Beth Brooke

Horses At The Battle of Philippi
		         book illustration by Elisabeth Frink, Horace: The Odes, 1987

The steam and stink of fear is all encompassing;
riderless horses, flanks slippery with sweat

plunge through the chaos, their eyes made wild,
made mad by the thrust and noise of war.

They run, slip on earth made wet by the blood 
and piss and excrement of man and animal.

One horse stumbles, hooves flail against air,
the crash of its landing splinters the thigh 

of the man on its back who had thought himself 
warrior, strong, redoubtable.

And the screams of both are high-pitched,

A Communion With Nature 

To the woods, they say, these sons of mine, 
aged nine and seven.
We have been before, once
even at night to walk in darkness 
with only the moon and the thrill of 
beating hearts for company.
Sometimes I am tempted to give them a
breadcrumb trail, but I think they know 
the way home but if it should happen 
they did not and got distracted,
birds might eat the bread.
My heart…my heart at the thought of it.

The pits, they shout and set off running.
It is a ritual they have, communing not so much
with nature as with the spirits of young men 
who scrambled up steep sided trenches into war.
They race each other up the slopes, 
I scramble and they haul me up the final yards.
Oh, the wild laughter.
My heart…my heart  at the sound of it.. 
The thread of molecules between us 
pulls me after their young legs, the beauty of
knees marked with dirt and algae.

There is a fallen beech tree,
a swallet hole casualty.
The earth between its roots is useful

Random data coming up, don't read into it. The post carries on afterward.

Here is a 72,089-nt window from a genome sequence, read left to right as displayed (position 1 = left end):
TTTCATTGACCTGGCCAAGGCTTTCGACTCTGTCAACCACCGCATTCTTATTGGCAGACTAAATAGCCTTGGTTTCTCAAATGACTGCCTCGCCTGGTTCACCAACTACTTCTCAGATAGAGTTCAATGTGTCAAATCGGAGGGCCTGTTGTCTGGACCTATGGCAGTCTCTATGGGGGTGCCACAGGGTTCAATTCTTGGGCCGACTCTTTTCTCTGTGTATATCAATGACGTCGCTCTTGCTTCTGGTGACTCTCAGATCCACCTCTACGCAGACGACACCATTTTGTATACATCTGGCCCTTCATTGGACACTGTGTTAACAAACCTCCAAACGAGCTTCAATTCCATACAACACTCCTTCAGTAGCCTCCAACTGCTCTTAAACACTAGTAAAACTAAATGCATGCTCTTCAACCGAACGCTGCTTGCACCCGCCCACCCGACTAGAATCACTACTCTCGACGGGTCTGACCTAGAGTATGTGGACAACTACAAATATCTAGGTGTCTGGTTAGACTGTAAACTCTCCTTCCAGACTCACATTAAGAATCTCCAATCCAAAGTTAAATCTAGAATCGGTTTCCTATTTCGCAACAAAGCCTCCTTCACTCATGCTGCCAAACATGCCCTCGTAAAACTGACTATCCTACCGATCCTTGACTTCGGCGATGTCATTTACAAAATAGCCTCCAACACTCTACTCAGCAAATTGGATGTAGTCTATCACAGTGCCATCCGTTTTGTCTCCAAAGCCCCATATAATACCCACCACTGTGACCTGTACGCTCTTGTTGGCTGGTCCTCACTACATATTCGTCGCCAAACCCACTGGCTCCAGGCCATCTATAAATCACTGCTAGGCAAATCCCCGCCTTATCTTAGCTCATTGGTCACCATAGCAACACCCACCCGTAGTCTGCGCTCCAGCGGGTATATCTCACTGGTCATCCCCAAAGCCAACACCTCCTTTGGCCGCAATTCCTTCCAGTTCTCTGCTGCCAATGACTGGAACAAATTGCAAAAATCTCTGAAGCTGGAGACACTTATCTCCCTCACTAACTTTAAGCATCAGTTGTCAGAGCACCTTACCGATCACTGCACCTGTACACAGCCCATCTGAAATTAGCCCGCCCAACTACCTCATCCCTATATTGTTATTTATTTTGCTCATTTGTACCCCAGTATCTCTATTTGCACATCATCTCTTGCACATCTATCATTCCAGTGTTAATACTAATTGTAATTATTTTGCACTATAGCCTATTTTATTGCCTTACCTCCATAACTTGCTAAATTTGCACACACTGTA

weaponry, clumps hard as metal; 
it is for these they have come.
Chalk and clay grenades are flung 
at tree trunk targets, or at the boulder 
we are always surprised to find there,  
a sentry between the heathland
and the wood.
The plosive sound of shattering earth 
as the mark is hit matched by the huff and 
whoop of their delight. They dance.
The wild laughter.
My heart…my heart at the sight of it. 

A Brazen Head

eyes half-open, heavy lidded,
slack mouth offers no elaboration,
but the brazen head, so legend says
can tell the future if you ask, but 
will only answer yes or no

the impresario said, so, ask your question.

Oh Brazen Head, have you seen the dead
that float on the water and litter the shore?


Oh Brazen Head, will there be more?

Yes. Yes.  says the Brazen Head

and I am heartsore at the answer, 
imagining the anguish and the hope
of desperate travellers 
who brave the violence of the sea 
in small and overcrowded boats.

Ask again, the impresario said, ask
the all-knowing brazen head. 
So I ask

Is it true that love will conquer all?

No.No. No.No. 

 I think of the dead that litter the shore,
of the hearts that do not beat any more, 
of a God who watched from the water’s edge
as greed overfilled another small boat
that love nor hope could keep afloat
and I am heartsore at the imagining.

You have one more question for your fee,
ask again, the impresario said,
there are many who seek  answers
from the Brazen Head.

Oh Brazen Head, oh Brazen Head,
is there hope ? Will our folly be 

And the Brazen Head stayed dumb.

                 inspired by the Soldier’s Head II, 1965, bronze by Elisabeth Frink and the legend  of the Brazen Head, a 13th Century bust who could prophecy the future by answering questions put to it with a yes or no.

Flights, Issue Eight, March 2023